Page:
The central nervous system is susceptible to many environmental insults and like many organs can be affected by alcohol. Alcohol impacts the brain in a variety of ways including short-term cognitive changes, development of dependence, memory deficits, neuronal loss and initiation of neuroinflammation. An emerging mechanism being studied in the field of central nervous system (CNS) inflammation, extracellular vesicle communication, has not yet been investigated in alcohol-related neuroinflammation and offers the potential for therapeutic intervention. Key components of alcohol-induced neuroinflammation, the cytokines IL-1? and HMGB1, are thought to be released from cells via extracellular vesicles. This study will explore the hypothesis that alcohol alters the release of extracellular vesicles within the CNS and that these vesicles contain content critical to the inflammatory process. Our Preliminary Data reveals that EVs are released by CNS cell types and can be taken up by unstimulated cells. First, we examined the effect of alcohol exposure on microglia and astrocytes in vitro and found that exosomes were stimulated for release at either 50 or 100mM alcohol. These findings were confirmed with western blot against exosome marker CD63 in the supernatant. Next, we used the membrane dye PKH26 to label membranes of microglia which were then stimulated to release EVs by alcohol. Those EVs were transferred to untreated/unlabeled cells and the dye was seen to incorporate in recipient cells, suggesting that those EVs were taken up by the untreated cells.
Specific Aim 1 will investigate the effect of alcohol on extracellular vesicle release from primary mouse CNS cells (neurons, microglia or astrocytes) in single cell-type cultures in vitro. Nanoparticle tracking analysis will be used to measure released vesicles size, which will allow for quantification of the two types of released vesicles: exosomes (<150nm diameter) or microvesicles (150nm-1?m). Proinflammatory cytokines IL-1? and HMGB1 will then be measured in vesicles secreted from CNS cell types after alcohol exposure. These experiments will provide important knowledge regarding alcohol's impact on vesicle release as well as vesicle content. As extracellular vesicles are believed to transmit intercellular signals, Specific Aim 2 will explore the effect of transferring alcohol-induced vesicles onto nave cells. First, extracellular vesicle uptake by primary CNS cell types will be measured. Next brain slices maintained in culture will be exposed to vesicles derived from alcohol-exposed cells and activation of inflammatory pathways will be examined. Finally, IL-1? or HMGB1 will be individually knocked down or overexpressed in CNS cell types and alcohol-induced vesicles will be transferred onto brain slices. These experiments will test the effect that alcohol-induced extracellular vesicles have on other cells, as well as the contribution made by cargo cytokines.
Specific Aim 3 will elucidate the impact that alcohol-induced vesicles have on the brain in vivo. First, we will investigate the concentrations of EVs required for intracranial injection and uptake in the brain by using fluorescently-labeled vesicles. Next, vesicles will be stimulated in vitro from primary mouse CNS cells exposed to alcohol. After isolating those vesicles, they will be injected into the brains of nave mice. Brain tissue will b examined for increases in immune cell activation and upregulation of inflammatory signals. This experiment will provide important information regarding the impact of extracellular vesicles on inflammation in vivo. The first year of this fellowship will be dedicated to quantifying and qualifying the vesicles released by CNS cells after alcohol exposure.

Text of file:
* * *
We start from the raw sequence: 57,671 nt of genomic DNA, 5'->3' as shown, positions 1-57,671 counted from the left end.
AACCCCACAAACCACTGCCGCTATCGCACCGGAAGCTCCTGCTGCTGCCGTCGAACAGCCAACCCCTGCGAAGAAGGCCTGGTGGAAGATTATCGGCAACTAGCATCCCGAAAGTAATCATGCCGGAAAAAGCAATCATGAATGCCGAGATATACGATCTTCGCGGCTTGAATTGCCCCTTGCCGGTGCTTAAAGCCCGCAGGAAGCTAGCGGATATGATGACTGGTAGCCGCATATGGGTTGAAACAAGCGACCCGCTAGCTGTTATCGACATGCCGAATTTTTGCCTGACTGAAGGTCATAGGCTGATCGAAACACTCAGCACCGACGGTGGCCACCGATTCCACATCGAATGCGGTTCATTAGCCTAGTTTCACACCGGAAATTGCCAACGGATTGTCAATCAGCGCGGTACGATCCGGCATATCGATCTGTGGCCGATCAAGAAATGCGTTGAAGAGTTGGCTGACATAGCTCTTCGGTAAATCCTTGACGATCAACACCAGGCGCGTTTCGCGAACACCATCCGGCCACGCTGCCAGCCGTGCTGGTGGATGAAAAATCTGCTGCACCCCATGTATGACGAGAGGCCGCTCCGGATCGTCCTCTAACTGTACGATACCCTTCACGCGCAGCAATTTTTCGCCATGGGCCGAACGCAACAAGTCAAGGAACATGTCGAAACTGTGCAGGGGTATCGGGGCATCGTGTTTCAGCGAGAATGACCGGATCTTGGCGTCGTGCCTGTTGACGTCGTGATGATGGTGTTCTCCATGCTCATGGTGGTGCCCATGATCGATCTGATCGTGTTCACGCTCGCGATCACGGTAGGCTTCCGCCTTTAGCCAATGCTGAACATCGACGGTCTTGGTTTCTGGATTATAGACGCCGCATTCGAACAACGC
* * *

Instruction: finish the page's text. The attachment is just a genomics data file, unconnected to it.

Specific Aim 2 will be investigated in years two and three of the fellowship, while Specific Aim 3 will be completed in year three. The final two years of the fellowship will be dedicated to completing the clinical rotations for my MD training as well as any necessary follow up experiments needed for publishing this proposed work.

Public Health Relevance

This proposal seeks to explore mechanisms of alcohol-induced brain inflammation. This project will explore how alcohol may influence small vesicles released by brain cells, the messenger molecules that they carry and their impact on surrounding tissue. Knowledge about how these pathways may be therapeutically targeted to inhibit changes that occur in the brain following alcohol consumption and will provide new information about how the immune system functions in the brain.

National Institute of Health (NIH)
National Institute on Alcohol Abuse and Alcoholism (NIAAA)
Individual Predoctoral NRSA for M.D./Ph.D. Fellowships (ADAMHA) (F30)
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Neuroscience Review Subcommittee (AA)
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Regunathan, Soundar
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University of Massachusetts Medical School Worcester
Internal Medicine/Medicine
Schools of Medicine
United States
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Lowe, Patrick P; Gyongyosi, Benedek; Satishchandran, Abhishek et al. (2018) Reduced gut microbiome protects from alcohol-induced neuroinflammation and alters intestinal and brain inflammasome expression. J Neuroinflammation 15:298
Lowe, Patrick P; Gyongyosi, Benedek; Satishchandran, Abhishek et al. (2017) Alcohol-related changes in the intestinal microbiome influence neutrophil infiltration, inflammation and steatosis in early alcoholic hepatitis in mice. PLoS One 12:e0174544